Uruguayan left seeks to extend decade-long rule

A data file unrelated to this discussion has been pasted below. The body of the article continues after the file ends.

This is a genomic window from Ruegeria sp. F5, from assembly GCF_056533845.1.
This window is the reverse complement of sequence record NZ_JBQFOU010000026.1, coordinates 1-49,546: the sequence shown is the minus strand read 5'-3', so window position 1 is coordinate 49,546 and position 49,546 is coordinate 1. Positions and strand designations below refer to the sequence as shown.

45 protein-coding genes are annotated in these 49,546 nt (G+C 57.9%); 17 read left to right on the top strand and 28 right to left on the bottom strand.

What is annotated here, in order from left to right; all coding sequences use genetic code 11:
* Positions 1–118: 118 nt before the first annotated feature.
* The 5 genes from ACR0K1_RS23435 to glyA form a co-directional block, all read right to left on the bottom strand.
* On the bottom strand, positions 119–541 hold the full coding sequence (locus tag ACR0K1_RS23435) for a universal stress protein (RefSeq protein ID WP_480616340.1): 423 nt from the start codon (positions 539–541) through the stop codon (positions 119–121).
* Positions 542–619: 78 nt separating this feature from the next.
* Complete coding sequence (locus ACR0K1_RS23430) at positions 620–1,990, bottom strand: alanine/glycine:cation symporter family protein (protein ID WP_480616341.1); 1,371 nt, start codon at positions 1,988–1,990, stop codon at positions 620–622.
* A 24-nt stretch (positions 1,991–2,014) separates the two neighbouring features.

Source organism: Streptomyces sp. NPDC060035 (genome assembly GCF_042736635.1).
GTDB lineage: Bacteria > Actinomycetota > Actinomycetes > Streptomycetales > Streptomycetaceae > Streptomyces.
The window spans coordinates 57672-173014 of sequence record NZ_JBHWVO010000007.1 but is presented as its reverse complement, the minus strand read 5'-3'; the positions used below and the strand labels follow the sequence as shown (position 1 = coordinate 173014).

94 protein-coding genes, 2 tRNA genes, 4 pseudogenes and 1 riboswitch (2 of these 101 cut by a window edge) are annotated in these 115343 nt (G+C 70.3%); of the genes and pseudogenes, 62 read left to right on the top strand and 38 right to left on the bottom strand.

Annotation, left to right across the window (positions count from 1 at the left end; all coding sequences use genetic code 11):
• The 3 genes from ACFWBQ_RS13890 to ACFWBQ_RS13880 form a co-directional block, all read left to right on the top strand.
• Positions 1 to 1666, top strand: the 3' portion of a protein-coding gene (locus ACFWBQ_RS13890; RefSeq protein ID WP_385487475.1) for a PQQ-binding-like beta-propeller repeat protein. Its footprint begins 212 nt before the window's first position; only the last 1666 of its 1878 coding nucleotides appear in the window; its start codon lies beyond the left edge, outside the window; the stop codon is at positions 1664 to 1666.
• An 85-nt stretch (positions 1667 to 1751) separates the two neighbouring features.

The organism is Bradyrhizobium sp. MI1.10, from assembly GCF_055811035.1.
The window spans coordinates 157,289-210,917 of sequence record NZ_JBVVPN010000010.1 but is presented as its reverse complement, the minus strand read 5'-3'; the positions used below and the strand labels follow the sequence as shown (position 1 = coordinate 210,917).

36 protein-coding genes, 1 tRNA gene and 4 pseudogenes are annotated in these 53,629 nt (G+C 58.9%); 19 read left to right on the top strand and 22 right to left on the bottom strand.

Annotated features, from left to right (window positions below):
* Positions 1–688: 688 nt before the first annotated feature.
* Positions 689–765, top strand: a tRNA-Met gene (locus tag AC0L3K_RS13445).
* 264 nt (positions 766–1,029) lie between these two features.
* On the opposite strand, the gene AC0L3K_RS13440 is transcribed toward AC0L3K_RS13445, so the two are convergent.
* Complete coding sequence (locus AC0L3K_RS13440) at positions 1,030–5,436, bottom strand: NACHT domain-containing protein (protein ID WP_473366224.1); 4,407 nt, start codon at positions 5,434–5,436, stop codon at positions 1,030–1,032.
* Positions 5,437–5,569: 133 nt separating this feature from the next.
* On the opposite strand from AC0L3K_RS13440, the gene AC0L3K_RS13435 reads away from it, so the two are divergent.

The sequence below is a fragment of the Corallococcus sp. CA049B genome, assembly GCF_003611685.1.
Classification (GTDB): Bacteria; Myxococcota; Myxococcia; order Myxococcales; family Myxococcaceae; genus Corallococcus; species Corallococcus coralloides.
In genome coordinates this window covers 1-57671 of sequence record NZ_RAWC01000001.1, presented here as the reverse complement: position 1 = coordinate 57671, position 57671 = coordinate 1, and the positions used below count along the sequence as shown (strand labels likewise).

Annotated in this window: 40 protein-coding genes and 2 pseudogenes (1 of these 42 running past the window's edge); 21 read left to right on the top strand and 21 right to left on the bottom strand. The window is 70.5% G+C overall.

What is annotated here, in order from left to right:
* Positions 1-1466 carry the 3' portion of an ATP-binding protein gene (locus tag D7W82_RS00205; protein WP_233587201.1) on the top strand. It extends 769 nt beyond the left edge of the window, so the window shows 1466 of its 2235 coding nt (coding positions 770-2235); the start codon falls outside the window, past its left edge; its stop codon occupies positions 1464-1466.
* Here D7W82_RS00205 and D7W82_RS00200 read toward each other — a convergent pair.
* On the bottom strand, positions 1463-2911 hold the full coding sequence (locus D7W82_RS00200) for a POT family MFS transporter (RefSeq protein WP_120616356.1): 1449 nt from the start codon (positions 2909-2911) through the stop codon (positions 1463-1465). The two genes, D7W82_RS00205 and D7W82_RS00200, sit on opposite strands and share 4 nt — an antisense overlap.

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The presidential candidate of the Frente Amplio (Broad Front) party, former president (2005-2010) Tabare Vazquez, applauds during the closing rally of his campaign, in Montevideo, on October 23, 2014,Ten years after surging to power for the first time, Uruguay’s left is trying to hold onto it Sunday in elections to pick the successor to folksy iconoclast Jose Mujica. He is looking to hand power back to his predecessor, cancer doctor Tabare Vazquez, whose victory in 2004 represented a historic break with 174 years of dominance by the South American country’s two traditional parties, the “Colorados” (Reds) and “Blancos” (Whites, now officially called the National Party). Vazquez is polling at 44 percent heading into the election — leading dynamic young newcomer Luis Lacalle Pou of the National Party, who has 32 percent, and Pedro Bordaberry, the son of a former dictator who is running on the Colorado ticket and polling at 15 percent. The FA, a leftwing coalition founded in 1971, was banned under Uruguay’s 1973-1985 dictatorship and spent another two decades in opposition before finally coming to power.

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